ch3b - Chapter 3 (Supply and Demand), part 2 Wednesday,...

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Chapter 3 (Supply and Demand), part 2 Wednesday, June 23
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QUESTION 1 (demand for snails) If the price of snails is $2, how many snails should Ricky buy? A) 1 B) 2 C) 3 D) 4 E) 5 snails total benefit 1 $7 2 $12 3 $15 4 $16 5 $16 Ricky is a consumer of snails. He would be willing to pay a maximum of $7 for 1 snail, a maximum of $12 for two snails, and so on.
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answer to question 1 If the price of snails is $2, how many snails should Ricky buy? A) 1 B) 2 C) 3 D) 4 E) 5 snails total benefit 1 $7 2 $12 3 $15 4 $16 5 $16 marginal cost marginal benefit $2 $7 $2 $5 $2 $3 $2 $1 $2 $0
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further explanation Ricky should stop buying snails once the marginal benefit is no longer greater than the marginal cost. Notice that this is also the choice that gives him the greatest possible surplus (total benefit total cost). snails total benefit 1 $7 2 $12 3 $15 4 $16 5 $16 marginal benefit marginal cost $7 $2 $5 $2 $3 $2 $1 $2 $0 $2 total cost surplus $2 $5 $4 $8 $6 $9 $8 $8 $10 $6
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DERIVING A DEMAND SCHEDULE We assume that Ricky will buy snails until the price is greater than his marginal benefit. snails total benefit 1 $7 2 $12 3 $15 4 $16 5 $16 marginal benefit $7 $5 $3 $1 $0 price quantity demanded $0-$1 4 $1-$3 3 $3-$5 2 $5-$7 1 >$7 0
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Like most demand curves, Ricky’s demand for snails is downward-sloping. price quantity demanded $0-$1 4 $1-$3 3 $3-$5 2 $5-$7 1 >$7 0 0 1 2 3 4 5 6 7 8 0 1 2 3 4 5 quantity demanded price
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QUESTION 2 (supply of snails) If the price of snails is $7, how many snails should Stan sell? A) 1 B) 2 C) 3 D) 4 E) 5 snails total cost 1 $1 2 $3 3 $7 4 $13 5 $21 Stan is a supplier of snails. It costs him $1 to find 1 snail, $3 to find 2 snails, and so on.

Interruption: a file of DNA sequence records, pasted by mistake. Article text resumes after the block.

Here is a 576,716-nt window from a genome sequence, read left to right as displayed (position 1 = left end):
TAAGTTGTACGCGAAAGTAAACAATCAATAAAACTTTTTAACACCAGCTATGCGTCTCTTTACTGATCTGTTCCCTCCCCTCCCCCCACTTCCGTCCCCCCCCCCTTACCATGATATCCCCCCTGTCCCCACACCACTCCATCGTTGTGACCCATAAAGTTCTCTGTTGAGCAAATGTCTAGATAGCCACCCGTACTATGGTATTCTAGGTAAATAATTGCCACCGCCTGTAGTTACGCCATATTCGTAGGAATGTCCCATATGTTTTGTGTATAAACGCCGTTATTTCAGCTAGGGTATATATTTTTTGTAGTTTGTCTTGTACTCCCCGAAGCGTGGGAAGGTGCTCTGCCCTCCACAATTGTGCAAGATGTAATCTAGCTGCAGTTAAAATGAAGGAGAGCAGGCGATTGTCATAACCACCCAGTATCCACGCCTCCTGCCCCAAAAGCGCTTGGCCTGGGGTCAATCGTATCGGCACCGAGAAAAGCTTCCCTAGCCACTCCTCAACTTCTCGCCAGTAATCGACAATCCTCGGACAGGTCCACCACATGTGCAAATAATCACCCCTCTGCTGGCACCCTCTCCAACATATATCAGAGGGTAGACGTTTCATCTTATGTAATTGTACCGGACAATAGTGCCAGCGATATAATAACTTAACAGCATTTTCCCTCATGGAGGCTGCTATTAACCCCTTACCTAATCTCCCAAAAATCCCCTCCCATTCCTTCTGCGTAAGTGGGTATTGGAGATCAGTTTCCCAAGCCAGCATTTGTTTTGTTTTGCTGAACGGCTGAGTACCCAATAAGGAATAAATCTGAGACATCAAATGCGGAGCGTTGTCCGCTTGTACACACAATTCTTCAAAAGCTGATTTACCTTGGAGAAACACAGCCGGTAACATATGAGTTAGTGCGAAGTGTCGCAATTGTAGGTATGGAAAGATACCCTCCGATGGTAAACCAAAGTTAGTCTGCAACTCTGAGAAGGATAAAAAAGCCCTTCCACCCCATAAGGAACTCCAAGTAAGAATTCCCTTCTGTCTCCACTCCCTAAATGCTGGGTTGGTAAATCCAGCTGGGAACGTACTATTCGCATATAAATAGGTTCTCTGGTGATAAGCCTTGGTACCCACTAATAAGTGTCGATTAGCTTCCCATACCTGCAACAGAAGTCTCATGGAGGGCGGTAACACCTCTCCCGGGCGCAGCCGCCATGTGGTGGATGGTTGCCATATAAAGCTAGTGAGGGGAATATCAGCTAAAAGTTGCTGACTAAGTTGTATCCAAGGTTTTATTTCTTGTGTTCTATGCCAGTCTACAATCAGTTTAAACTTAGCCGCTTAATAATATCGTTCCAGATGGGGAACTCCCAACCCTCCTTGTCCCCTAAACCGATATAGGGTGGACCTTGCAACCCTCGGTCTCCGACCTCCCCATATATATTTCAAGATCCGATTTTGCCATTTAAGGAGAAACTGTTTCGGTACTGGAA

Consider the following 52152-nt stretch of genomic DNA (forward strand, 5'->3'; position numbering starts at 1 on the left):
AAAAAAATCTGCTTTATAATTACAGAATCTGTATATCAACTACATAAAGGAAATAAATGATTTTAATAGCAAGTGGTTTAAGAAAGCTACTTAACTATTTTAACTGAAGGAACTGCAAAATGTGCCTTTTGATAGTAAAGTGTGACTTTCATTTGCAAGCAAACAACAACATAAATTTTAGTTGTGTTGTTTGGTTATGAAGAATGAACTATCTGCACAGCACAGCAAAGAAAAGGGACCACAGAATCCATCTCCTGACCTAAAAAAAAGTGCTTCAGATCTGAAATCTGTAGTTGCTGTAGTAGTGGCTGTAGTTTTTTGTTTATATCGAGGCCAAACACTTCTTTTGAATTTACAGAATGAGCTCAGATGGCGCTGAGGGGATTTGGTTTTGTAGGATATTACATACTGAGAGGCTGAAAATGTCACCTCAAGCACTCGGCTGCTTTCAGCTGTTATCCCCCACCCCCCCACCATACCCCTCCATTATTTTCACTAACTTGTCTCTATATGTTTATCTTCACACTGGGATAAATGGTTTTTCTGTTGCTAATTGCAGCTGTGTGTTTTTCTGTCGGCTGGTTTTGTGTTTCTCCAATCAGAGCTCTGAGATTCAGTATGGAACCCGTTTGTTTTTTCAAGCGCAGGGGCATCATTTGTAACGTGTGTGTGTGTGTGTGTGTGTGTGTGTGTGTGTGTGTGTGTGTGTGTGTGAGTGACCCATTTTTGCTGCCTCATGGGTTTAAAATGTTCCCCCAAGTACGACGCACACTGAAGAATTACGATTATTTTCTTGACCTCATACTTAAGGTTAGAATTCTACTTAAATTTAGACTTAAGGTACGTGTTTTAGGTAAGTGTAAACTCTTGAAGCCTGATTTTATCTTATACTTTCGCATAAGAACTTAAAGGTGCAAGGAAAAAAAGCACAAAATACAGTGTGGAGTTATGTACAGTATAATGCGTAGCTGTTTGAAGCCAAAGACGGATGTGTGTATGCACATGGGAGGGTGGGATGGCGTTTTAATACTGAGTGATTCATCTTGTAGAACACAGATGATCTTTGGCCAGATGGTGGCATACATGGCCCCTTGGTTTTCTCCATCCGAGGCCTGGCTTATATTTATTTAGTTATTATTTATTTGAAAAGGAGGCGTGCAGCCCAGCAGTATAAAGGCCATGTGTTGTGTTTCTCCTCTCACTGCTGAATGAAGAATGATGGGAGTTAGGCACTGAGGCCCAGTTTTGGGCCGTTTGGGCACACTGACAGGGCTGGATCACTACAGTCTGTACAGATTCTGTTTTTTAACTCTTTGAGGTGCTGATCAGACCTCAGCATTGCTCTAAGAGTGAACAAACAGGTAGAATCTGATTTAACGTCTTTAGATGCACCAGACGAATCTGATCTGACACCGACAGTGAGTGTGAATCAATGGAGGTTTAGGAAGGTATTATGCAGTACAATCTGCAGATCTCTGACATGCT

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answer to question 2 If the price of snails is $7, how many snails should Stan sell? A) 1 B) 2 C) 3 D) 4 E) 5 snails total cost 1 $1 2 $3 3 $7 4 $13 5 $21 marginal cost marginal benefit $1 $7 $2 $7 $4 $7 $6 $7 $8 $7
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further explanation Stan should stop selling snails once the marginal benefit is no longer greater than the marginal cost. Notice that this is also the choice that gives him the greatest possible surplus (total benefit total cost). This is because, as he adds each unit, his surplus changes by the difference between the marginal benefit and the marginal cost. snails total cost 1 $1 2 $3 3 $7 4 $13 5 $21 marginal cost marginal benefit $1 $7 $2 $7 $4 $7 $6 $7 $8 $7 total benefit surplus (profit) $7 $6 $14 $11 $21 $14 $28 $15 $35 $14
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QUESTION 3 (find the correct supply schedule) Which is the correct supply schedule? snails total cost 1 $1 2 $3 3 $7 4 $13 5 $21 marginal cost $1 $2 $4 $6 $8 (A) price QS $0-$1 0 $1-$2 1 $2-$3 2 $3-$4 3 $4-$5 4 >$5 5 (B) price QS $0-$1 0 $1-$2 1 $2-$4 2 $4-$6 3 $6-$8 4 >$8 5 (C) price QS $0-$2 0 $2-$4 1 $4-$8 2 $8-$16 3 $16-$32 4 >$32 5 (D) price QS $0-$1 0 $1-$3 1 $3-$7 2 $7-$13 3 $13-$21 4 >$21 5
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answer to question 3 Which is the correct supply schedule? snails total cost 1 $1 2 $3 3 $7 4 $13 5 $21 marginal cost $1 $2 $4 $6 (B) price QS $0-$1 0 $1-$2 1 $2-$4 2 $4-$6 3 $6-$8 4 >$8 5 0 1 2 3 4 5 6 7 8 9 0 1 2 3 4 5 quantity supplied price
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price QD $0-$1 4 $1-$3 3 $3-$5 2 $5-$7 1 >$7 0 price QS $0-$1 0 $1-$2 1 $2-$4 2 $4-$6 3 $6-$8 4 >$8 5 0 1 2 3 4 5 6 7 8 9 0 1 2 3 4 5 quantity price S D
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QUESTION 4 (reading supply and demand graph) 0 1 2 3 4 5 6 7 8 9 0 1 2 3 4 5 quantity price S D When the price is $1.50, then. ..
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This note was uploaded on 08/03/2010 for the course ECON 1 taught by Professor Bergstrom during the Summer '07 term at UCSB.

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ch3b - Chapter 3 (Supply and Demand), part 2 Wednesday,...

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